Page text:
Addiction and Reality Television: Things to Think About

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Most people watch television in some form, even if only though Netflix or another streaming service. Because of this, television tends to inform, educate, and shape viewpoints. Unfortunately, this means that inconsistent or overly simplified presentations can do a terrible job of educating, informing, and shaping views.

“Media depictions of addiction are often very sensationalized,” says Mark Willenbring, M.D., Director of the Division of Treatment and Recovery Research at the National Institute on Alcohol Abuse and Alcoholism (NIAAA). There is the child who tries a drug and instantly dies; the drug dealer who is a giant, scary kingpin; and the addict who is homeless and living as grossly as possible. These aren’t accurate representations for most people grappling with addiction.

As the National Institute on Drug Abuse states: “Many people do not understand why or how other people become addicted to drugs. It is often mistakenly assumed that drug abusers lack moral principles or willpower and that they could stop using drugs simply by choosing to change their behavior. In reality, drug addiction is a complex disease, and quitting takes more than good intentions or a strong will.” Because of this, addicts were shown to be weak or in some way damaged.

However, roughly a decade ago, reality television turned its focus to addiction and began to open up what had previously been a very narrow, black and white approach to addiction. If you have seen your own addiction reflected in an addiction depicted on reality television, then it is time to get access to the resources and treatment that you need and deserve.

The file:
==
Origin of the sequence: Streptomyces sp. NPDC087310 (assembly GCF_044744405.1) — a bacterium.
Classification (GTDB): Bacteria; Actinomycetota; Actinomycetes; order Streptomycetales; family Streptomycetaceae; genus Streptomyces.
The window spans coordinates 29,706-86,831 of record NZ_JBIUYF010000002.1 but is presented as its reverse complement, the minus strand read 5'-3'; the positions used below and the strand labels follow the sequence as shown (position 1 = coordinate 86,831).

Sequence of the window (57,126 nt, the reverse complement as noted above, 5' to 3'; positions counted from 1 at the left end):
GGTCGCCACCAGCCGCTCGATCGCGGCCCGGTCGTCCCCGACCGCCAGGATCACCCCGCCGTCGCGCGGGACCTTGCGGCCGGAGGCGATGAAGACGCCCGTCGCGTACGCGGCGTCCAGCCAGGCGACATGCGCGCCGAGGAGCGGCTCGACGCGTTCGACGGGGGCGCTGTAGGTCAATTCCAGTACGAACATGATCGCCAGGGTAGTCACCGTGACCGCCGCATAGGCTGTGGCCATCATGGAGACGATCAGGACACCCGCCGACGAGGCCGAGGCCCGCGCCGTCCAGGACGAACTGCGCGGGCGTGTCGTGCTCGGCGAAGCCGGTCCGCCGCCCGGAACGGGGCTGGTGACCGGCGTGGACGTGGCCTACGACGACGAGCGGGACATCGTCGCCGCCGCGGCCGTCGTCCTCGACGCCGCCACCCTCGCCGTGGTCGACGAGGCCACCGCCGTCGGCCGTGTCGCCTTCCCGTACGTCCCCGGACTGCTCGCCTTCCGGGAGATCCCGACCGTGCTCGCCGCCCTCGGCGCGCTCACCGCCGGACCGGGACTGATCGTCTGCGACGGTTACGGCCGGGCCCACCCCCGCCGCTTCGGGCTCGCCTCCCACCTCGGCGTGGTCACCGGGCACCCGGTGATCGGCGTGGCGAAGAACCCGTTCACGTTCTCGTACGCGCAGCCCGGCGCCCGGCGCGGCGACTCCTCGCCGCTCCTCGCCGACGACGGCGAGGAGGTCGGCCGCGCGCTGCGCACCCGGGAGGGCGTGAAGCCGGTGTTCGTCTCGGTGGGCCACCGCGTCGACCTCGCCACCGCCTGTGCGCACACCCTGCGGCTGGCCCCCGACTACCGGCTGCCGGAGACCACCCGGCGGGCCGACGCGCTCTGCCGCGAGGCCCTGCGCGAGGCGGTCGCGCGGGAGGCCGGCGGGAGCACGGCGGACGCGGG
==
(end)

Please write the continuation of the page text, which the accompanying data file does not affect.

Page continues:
2005 marked the beginning of the most influential reality television program about addiction: Intervention. Developed by and aired on A&E, Intervention immediately drew a huge audience and placed itself at the head of the pack, essentially creating this genre of television. In 2009, the program would receive an Emmy for Outstanding Reality Program.

Each episode begins by following the addict and detailing their addiction and the effect it has upon them and the people close to them. Next, and interventionist is called in to lead the friends and family of the addict in holding an intervention. A qualified therapist finds a treatment program that matches the needs of the addict and recovery is pursued. Generally, it is suggested that the entire family seek counseling to heal from the negative effects of the addiction.

Good Things

Intervention and shows like it do a great service in providing people with a vocabulary to talk about addiction. Suddenly, families who had previously been isolated find themselves able to connect with others through a shared language.

Additionally, addicts are able to observe the toll of addiction form an outsider’s perspective. Although, they still view it with a lot of denial, they can nonetheless gain perspective. Additionally, they get a better idea about treatment and it becomes less of a scary option.

Reality programs that show addiction also help the audience to understand addiction as a chronic brain disease that addicts cannot simply will away. The approach taken by the interventionist is that of an addiction specialist, which can help the average person better understand current beliefs about addiction that can help them empathize with addict.

Bad Things

But, it isn’t all good. When Intervention became a runaway hit, other networks started creating and showing their own version of reality addiction television. That meant that stations had to compete for viewers and the easiest way was by increasing shock value through production choices. Critics of these programs mention deceptive editing and manipulation of the addict.

In order to balance the treatment of addiction shown on these programs, you have to keep a few things in mind.

  • In real life, there will be friends and family members who do not want to participate in an intervention.
  • The treatment options shown are all very similar and they don’t take into account the wide variety of treatment options.
  • The treatment centers shown may be outside of most people’s price range.
  • The most dramatic stories are chosen, but that doesn’t mean less dramatic ones aren’t worth treating.